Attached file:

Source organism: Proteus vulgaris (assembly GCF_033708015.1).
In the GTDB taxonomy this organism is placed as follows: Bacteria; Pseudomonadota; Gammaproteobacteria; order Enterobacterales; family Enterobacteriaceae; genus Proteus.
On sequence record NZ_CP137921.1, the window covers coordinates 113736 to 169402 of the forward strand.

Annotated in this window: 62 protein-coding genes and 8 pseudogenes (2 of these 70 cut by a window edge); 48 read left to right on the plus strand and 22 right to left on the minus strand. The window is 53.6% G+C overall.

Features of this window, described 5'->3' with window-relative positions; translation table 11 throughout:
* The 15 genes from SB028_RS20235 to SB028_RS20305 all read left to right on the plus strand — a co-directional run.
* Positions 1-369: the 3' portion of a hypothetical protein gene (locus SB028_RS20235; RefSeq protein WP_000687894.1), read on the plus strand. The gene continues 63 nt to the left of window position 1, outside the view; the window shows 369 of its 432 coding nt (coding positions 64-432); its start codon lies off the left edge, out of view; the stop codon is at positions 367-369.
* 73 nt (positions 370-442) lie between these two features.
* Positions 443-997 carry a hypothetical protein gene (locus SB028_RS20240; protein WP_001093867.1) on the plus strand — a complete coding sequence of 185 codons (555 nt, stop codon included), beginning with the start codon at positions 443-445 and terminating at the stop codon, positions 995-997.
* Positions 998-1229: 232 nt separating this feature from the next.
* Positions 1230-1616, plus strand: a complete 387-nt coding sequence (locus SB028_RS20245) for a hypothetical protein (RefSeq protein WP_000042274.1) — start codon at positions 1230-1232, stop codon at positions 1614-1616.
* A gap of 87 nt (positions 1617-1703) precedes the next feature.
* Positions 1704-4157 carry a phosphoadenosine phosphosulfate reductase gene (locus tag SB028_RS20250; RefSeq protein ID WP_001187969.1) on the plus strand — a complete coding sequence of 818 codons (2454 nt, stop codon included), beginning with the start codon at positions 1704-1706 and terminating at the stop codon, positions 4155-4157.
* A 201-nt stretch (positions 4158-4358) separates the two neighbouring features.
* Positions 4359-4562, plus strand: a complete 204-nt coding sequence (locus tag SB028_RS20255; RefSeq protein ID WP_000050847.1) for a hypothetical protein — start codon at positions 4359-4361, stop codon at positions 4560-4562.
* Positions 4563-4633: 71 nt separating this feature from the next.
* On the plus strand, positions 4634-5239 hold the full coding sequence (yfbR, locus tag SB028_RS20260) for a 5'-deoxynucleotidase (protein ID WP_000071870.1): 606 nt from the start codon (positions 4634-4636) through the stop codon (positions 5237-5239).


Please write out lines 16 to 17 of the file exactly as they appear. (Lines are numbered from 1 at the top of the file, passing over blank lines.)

* Positions 4563-4633: 71 nt separating this feature from the next.
* On the plus strand, positions 4634-5239 hold the full coding sequence (yfbR, locus tag SB028_RS20260) for a 5'-deoxynucleotidase (protein ID WP_000071870.1): 606 nt from the start codon (positions 4634-4636) through the stop codon (positions 5237-5239).